I am not an organic chemist so I don't know all the answers here but perhaps I can get you pointed in the right direction and you can do the rest.
HC-triplebond-CH + H2O (H2SO4+HgSO4 catalyst)==>CH3CHO (acetaldehyde).
Then the oxidation of CH3CHO produces CH3COOH.
For the acetylene portion, look in your text or notes under reactions of acetylene, particularly hydration. For the oxidation of CH3CHO, look under reactions of aldehydes. Oxidation of aldehydes may be accomplished with KMnO4 or K2Cr2O7, both strong oxidizing agents. I don't know the exact strengths but I suspect that an acid solution is preferred. I hope this helps.
P. S. Let your buddy, who is in your class, in on this. Perhaps the two of you can fill in the missing blanks. I understand the H2SO4, HgSO4 catalyst is quite pertinent to the transition of acetylene to CH3CHO.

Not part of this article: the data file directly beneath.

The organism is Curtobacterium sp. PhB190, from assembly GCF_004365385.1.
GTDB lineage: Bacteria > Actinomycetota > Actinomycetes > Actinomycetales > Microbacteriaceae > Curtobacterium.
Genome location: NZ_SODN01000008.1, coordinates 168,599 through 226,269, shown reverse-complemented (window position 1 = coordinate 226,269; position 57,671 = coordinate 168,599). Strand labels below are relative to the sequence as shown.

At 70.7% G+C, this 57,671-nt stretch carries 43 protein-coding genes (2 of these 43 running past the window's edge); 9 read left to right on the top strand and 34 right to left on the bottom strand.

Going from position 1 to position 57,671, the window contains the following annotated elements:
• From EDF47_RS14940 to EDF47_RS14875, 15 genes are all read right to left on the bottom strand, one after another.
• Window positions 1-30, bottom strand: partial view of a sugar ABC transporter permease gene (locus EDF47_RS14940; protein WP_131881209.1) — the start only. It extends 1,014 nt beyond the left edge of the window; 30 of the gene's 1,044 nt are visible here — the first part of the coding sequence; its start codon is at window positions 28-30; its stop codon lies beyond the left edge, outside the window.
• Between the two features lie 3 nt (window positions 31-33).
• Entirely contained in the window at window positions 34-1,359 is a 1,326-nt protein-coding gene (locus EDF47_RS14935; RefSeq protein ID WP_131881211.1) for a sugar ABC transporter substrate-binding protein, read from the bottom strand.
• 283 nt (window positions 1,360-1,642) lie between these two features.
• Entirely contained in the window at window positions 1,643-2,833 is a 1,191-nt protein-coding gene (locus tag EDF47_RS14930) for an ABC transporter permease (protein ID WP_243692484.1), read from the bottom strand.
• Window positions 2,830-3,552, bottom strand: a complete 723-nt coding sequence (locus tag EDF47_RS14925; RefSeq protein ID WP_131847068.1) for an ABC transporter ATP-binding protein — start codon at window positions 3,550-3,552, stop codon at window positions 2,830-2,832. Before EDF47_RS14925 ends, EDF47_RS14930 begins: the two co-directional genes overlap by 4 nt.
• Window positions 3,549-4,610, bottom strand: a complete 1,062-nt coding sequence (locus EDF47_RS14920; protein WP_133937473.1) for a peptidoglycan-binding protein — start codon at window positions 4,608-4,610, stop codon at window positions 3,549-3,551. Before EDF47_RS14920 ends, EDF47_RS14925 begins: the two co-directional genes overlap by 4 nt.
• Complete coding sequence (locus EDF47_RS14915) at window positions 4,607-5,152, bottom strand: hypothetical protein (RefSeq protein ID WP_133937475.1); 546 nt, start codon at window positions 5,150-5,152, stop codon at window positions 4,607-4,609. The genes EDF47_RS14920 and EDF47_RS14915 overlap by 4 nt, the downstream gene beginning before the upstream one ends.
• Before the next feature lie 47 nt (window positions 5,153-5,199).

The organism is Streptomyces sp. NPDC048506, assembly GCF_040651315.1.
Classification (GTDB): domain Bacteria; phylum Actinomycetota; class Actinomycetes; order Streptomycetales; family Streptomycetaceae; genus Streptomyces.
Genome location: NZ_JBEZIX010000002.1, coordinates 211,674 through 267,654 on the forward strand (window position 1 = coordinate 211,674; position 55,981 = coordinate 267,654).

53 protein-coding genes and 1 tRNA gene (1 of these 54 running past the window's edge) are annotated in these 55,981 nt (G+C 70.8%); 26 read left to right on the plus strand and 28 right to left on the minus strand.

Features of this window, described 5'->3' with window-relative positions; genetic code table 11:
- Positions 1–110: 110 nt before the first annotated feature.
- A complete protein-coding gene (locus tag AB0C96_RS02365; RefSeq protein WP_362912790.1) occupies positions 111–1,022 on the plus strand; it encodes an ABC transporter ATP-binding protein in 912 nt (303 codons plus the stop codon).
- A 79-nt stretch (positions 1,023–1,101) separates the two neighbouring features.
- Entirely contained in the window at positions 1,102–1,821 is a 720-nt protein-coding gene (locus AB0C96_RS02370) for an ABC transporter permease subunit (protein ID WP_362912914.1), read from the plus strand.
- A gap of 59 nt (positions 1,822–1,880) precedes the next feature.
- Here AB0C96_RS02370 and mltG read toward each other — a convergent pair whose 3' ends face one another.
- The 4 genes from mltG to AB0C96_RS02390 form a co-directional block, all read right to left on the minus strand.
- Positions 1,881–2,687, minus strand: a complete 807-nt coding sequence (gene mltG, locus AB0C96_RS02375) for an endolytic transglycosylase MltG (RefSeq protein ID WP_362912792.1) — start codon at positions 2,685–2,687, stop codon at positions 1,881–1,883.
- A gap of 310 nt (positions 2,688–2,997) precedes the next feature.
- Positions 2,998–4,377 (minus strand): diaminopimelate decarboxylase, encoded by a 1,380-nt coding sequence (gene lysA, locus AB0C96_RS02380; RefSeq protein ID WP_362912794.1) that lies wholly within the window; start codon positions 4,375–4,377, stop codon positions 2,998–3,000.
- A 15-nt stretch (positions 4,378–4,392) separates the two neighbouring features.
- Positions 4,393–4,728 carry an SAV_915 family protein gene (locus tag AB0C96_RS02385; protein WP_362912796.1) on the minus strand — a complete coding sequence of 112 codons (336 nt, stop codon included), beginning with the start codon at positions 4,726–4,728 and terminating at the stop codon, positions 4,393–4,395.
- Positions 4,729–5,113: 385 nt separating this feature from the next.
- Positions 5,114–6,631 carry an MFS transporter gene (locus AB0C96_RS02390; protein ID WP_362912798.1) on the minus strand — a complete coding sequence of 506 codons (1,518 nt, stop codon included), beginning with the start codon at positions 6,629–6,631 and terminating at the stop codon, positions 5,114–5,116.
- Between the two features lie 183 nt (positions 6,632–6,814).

OK. I have your answer but you will need to fill in the details.
Propene. Add H2O to form isopropyl alcohol, then oxidize that to produce acetone. The addition of H2O to the double bond is usually done in acid solution. The oxidation to acetone can be accomplished with CrO3 or K2Cr2O7. I hope this gets you started. I found the addition of water under addition reactions of alkenes and the formation of acetone under reactions of alcohols (secondary).
It does help thanks DrBob
Can you help me with another related question?
Write the reaction equation for propene producing acetone
I forgot to mention, but I'm sure you are aware, that CaC2 in water produces the acetylene.
I'll see what I can do about propene to acetone.
Thank you Sir
The chronology of our posts and responses got mixed up a little. The answer to the propene to acetone question is posted before the question.